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Melbourne’s Bikefest exists purely in celebration of the bike, favouring none of the many cycling groups and communities. It is this celebration and passion for cycling that inspired creative director Andy Sargent, and his team at SouthSouthWest, to take on this identity project. Sargent explains, “We all ride ourselves, so it’s a great job to be able to work on. Part of the advantage of having your own studio is being able to juggle things to make room for meaningful and rewarding projects like this.”
Bikefest held its inaugural event in 2010 and its second run in December 2011. The foundations for this identity (which were devised for Bikefest 2010) are considered both in their design and communication. Sargent explains, “It’s intentionally egalitarian, representing all the different cycling tribes – allowing for festival events to sit under the identity and to appeal to different members of the cycling community.”
Collaboration was key throughout the project – thematically, of course, but also in its development. Sargent and his team worked alongside Carla McKee, Simon Mundy and Rob Cordiner, who all contributed “to the shaping of the aesthetic” and its overall success. Although the Bikefest logo is gifted with a brilliantly strong aesthetic, Sargent reveals “the identity is intentionally neutral in style or influence”, as a way of satisfying a broad range of cyclists. Inspiration was diverse. Sargent’s team drew from vintage lugs, decals, street signage, line markings and, unsurprisingly, wheels. “The graphic language of wheels was conceived as a playful reflection of the individuality and custom culture of cycling that can be spun in any number of ways,” he explains. The team did not shy away from using the wheel metaphor. It is a strong, instantly recognisable symbol, which means as much about biking as it does community.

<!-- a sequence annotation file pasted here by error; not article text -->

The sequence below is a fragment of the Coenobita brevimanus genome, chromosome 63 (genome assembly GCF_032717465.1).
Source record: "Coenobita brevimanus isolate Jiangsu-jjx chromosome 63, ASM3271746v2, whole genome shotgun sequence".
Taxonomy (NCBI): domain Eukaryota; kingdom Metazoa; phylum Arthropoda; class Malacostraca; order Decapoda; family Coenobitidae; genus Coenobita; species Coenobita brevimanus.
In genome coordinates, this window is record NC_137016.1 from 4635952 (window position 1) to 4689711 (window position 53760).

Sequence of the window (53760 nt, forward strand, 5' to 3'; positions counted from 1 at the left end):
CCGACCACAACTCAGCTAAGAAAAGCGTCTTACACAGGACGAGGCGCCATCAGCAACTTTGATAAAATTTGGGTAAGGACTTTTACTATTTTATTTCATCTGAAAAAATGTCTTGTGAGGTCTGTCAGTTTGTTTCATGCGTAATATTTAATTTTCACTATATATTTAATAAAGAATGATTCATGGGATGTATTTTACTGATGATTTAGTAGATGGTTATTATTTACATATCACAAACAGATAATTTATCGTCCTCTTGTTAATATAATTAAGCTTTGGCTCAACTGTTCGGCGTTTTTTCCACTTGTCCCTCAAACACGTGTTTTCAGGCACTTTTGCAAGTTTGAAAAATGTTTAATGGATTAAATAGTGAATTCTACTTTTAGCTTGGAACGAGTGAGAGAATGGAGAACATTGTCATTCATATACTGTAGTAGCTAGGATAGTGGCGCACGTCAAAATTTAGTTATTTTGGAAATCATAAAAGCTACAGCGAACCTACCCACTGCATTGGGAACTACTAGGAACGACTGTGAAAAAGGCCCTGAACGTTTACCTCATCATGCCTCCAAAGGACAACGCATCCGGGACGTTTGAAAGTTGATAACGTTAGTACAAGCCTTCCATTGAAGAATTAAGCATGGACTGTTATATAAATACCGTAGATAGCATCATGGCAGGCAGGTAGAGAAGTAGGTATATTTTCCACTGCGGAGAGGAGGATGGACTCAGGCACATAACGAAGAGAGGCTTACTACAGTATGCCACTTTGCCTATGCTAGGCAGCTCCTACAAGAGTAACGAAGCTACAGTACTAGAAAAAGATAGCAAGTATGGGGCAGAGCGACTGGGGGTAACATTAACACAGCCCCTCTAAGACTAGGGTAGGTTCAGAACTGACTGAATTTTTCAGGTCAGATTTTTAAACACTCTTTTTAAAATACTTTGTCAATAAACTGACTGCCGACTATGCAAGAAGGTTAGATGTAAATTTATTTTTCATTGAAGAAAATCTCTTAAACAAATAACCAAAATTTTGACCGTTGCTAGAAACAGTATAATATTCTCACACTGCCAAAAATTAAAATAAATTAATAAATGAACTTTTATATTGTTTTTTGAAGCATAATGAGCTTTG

It is a strong design, with bold typography and a slew of biking metaphors, but at the heart of this identity is a logo that expresses the core of Bikefest: community. “The logo itself is bold and robust, yet slightly decorative. McKee first linked the guys and girls’ bikes (at the heart of the logo) capturing the idea of coming together for the love of bikes in a wonderfully minimal and graphic way,” says Sargent. These subtle touches really give the identity a sense of sincerity. There is nothing heavy-handed about their approach; from the warm, welcoming colours to the playful use of geometry, this event isn’t about preaching the virtues of cycling, and nor is the identity.
The logo, moving into 2012, has had to accommodate Bikefest’s success and the direction that it is taking. The first event gained a lot of attention from the Melbourne cycling crowd, and Sargent is working on making sure the identity grows alongside it. “By creating a robust identity that is not heavily informed by any particular theme, the identity could – and has – lived on past the festival.” To aid in its ability to live on, the team has refined the logo. It no longer houses the year, which obviously lacks the permanence they are seeking. Rather, ‘MELB’ is mirrored above and below the central design – a subtle change that adds to its already ever present symmetry. It’s not often that you see a festival aspiring to include everyone, most likely because creating, designing and branding an event that represents everyone is exceptionally daunting. But the team at SouthSouthWest seems to have pulled it off, creating a logo and identity that, at its heart, screams unity.
From desktop magazine.
All images are courtesy of Bikefest.